Homemade Hakka Yong Tau Foo

It has been a long time since I last made these as it is quite a long process and there is quite a long time needed for preparation. Since my mum is Hakka, her recipe for making Hakka yong tau foo is very delicious as I have made it for friends before and they absolutely loved it. I had strong cravings for this which is why I decided to go through the trouble to make it again.

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Firstly, we have to prepare the fillings to stuff the tofu ( beancurd ) and this can be prepared in advance and left in the fridge.

  • 1 kg minced pork meat
  • 1 kg minced/grinded fish meat
  • 2 packets ( about 1kg ) water chestnut – chopped into small minced bits
  • 1 bunch of spring onions – chopped
  • 3 small red onions – chopped
  • 100grams of salted fish – mashed

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You will need to pan fried the salted fish until it is cooked before removing the bones and smashing up the meat.

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Mix all the ingredients in a big mixing bowl until it is fully mixed up and the ingredients like shallots, salted fish and chestnut is evenly distributed.

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Next will be the seasoning of the meat mixture. We need:

  • 2 tablespoons of sesame oil
  • 2 teaspoons of mushroom seasoning
  • 2 whole eggs
  • 3 table spoons of sugar
  • 3 tablespoons of corn flour
  • 2 dash of pepper

We did not include soy sauce or salt in the seasoning because of the salted fish which will flavour the meat and also because we bought ready made fish paste from outside which came pre-seasoned.

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Pack the mixed meat paste in ziplock bag for storage if you are preparing this beforehand. I made these 1 day in advance.

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On the day of making the yong tau foo, you will need these kind of square beancurd. Do note that for the amount of meat mixture made above, you can make 40 of such squares. As such, we only made 1 bag which is 20 beancurd and left the other bag for another dumpling recipe which I will post soon.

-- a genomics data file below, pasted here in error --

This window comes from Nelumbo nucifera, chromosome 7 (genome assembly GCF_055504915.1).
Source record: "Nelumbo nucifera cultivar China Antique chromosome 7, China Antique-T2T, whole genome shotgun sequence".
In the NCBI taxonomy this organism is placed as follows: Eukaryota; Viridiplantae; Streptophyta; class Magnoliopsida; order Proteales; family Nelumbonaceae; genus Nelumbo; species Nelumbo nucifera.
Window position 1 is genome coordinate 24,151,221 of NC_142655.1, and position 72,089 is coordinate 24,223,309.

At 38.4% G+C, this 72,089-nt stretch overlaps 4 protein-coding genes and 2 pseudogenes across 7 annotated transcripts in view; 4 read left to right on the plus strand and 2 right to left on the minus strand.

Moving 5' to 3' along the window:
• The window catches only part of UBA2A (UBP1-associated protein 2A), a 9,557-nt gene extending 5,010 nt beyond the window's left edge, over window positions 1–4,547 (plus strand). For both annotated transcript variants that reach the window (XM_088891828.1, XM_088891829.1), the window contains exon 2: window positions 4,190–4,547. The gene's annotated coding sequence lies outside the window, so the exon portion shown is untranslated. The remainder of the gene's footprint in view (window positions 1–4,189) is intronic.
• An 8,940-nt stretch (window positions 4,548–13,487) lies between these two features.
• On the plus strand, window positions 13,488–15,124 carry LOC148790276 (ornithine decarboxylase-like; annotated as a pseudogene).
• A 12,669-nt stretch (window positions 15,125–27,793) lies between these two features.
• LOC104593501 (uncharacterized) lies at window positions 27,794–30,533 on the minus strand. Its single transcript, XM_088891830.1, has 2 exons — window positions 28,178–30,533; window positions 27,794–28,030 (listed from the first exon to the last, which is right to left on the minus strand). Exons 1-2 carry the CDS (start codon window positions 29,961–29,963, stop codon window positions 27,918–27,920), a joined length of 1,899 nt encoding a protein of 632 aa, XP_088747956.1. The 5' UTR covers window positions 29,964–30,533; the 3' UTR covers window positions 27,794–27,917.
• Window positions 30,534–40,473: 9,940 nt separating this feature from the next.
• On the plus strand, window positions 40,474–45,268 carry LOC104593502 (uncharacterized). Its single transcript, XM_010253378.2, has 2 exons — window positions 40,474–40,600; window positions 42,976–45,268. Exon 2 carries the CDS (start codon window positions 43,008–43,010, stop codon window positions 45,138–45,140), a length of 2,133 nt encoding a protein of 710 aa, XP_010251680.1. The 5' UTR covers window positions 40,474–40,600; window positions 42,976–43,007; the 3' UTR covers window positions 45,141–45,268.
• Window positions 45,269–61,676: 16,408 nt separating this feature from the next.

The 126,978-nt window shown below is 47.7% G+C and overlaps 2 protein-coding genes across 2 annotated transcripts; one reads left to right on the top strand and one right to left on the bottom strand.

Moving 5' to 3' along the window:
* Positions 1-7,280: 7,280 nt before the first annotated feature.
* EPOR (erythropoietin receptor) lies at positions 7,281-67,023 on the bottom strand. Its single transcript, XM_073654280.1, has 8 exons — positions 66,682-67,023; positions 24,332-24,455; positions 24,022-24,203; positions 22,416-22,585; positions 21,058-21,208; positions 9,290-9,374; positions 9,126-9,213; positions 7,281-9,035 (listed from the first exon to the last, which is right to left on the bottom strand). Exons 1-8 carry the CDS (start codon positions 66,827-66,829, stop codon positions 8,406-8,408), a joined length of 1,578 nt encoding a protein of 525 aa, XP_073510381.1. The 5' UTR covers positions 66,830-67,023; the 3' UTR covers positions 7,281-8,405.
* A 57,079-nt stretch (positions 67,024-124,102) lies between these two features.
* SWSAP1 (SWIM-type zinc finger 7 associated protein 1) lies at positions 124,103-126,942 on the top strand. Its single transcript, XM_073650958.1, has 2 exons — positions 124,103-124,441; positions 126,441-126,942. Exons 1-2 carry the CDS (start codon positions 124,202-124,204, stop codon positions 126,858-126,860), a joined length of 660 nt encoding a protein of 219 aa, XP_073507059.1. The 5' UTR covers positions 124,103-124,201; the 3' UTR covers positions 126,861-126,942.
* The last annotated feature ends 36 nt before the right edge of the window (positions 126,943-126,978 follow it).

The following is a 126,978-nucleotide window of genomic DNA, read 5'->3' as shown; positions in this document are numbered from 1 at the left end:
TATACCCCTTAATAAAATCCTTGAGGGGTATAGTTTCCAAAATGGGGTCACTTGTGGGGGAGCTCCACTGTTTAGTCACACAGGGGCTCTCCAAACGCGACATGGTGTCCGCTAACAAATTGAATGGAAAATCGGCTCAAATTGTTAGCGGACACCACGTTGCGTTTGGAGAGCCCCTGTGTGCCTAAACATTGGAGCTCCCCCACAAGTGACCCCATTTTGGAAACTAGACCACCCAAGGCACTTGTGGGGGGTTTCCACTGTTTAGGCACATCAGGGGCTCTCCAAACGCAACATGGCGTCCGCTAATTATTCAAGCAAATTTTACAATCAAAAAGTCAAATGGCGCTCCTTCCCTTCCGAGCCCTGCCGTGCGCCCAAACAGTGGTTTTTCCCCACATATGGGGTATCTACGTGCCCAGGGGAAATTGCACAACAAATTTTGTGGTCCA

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Cut the beancurd into triangle shapes by slicing the squares diagonally

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We also bought other items like dried beancurd skin and dried tofu puffs

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For a balanced meal, you can also stuff some vegetables like eggplant, lady’s finger or chilli.

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For the beancurd, start by scrapping a hole in the middle with a spoon. The hole should be deep enough to put in substantial amount of meat filling.

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Fill the hole with meat filling and use a butter knife to press and flatten the meat so it is nicely and firmly stuffed into the beacurd.

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For the beancurd puffs, you can slit a hole from the side and stuff the meat filling into the puff to fill it up

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For the beancurd skin, you can apply the meat paste in between 2 pieces of skin like a sandwich.

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For the eggplant, you can either sandwich the meat between 2 pieces of eggplant or slit an opening on a thick piece and stuff in some meat

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For stuffed chilli, you have to hollow up the inside of the chilli and remove the seeds before filling it up with the meat filling.